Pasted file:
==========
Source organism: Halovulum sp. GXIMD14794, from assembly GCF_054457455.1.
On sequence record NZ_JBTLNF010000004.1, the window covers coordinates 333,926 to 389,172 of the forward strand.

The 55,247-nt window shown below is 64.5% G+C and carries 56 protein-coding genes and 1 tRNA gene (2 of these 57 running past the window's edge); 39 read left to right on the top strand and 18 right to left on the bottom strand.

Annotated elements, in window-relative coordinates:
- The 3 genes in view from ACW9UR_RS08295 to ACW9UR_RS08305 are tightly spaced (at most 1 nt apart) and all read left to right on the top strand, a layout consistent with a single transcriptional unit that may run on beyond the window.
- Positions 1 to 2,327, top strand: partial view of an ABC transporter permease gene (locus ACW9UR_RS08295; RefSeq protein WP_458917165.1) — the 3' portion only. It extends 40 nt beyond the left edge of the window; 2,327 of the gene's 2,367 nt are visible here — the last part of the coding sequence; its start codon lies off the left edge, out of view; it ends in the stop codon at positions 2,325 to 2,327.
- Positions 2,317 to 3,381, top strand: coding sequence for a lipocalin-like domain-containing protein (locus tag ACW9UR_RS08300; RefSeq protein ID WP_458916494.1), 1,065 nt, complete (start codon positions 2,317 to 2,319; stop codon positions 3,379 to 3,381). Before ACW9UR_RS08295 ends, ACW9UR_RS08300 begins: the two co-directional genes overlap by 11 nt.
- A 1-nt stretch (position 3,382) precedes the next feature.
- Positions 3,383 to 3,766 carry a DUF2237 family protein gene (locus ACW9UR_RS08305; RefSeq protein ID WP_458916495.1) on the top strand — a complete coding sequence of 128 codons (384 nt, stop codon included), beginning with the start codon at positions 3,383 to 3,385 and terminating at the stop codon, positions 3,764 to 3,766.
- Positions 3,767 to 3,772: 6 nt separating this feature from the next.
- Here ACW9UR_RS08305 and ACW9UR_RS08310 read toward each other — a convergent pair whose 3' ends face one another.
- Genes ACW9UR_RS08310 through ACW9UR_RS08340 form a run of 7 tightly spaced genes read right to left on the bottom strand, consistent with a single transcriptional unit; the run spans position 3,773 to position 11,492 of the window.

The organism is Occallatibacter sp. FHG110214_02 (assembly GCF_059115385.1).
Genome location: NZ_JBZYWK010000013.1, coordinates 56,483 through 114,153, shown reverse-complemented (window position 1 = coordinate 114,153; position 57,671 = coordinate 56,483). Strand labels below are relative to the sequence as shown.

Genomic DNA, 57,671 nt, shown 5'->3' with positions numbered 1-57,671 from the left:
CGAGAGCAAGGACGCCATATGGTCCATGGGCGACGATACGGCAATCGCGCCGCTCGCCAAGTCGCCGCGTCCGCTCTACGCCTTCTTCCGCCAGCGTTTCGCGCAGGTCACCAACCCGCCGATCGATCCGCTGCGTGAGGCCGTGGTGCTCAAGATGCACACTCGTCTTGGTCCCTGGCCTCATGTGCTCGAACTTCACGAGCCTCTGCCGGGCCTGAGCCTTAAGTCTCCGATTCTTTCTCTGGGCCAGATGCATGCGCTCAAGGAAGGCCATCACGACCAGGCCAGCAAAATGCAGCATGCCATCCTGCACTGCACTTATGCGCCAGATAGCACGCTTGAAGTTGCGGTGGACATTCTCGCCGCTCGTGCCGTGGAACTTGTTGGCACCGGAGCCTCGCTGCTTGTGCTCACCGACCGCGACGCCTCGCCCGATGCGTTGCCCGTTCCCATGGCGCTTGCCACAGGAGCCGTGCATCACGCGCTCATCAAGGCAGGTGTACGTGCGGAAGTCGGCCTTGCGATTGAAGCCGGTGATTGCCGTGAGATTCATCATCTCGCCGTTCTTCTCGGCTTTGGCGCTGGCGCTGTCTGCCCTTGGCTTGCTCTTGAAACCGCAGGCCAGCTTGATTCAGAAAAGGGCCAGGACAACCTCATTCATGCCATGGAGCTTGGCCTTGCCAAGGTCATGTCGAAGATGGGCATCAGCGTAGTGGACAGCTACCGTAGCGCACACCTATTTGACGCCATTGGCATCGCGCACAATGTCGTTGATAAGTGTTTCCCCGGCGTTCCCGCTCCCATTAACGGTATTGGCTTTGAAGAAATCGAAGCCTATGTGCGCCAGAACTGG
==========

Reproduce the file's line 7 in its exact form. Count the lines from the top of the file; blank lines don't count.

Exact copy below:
- Positions 2,317 to 3,381, top strand: coding sequence for a lipocalin-like domain-containing protein (locus tag ACW9UR_RS08300; RefSeq protein ID WP_458916494.1), 1,065 nt, complete (start codon positions 2,317 to 2,319; stop codon positions 3,379 to 3,381). Before ACW9UR_RS08295 ends, ACW9UR_RS08300 begins: the two co-directional genes overlap by 11 nt.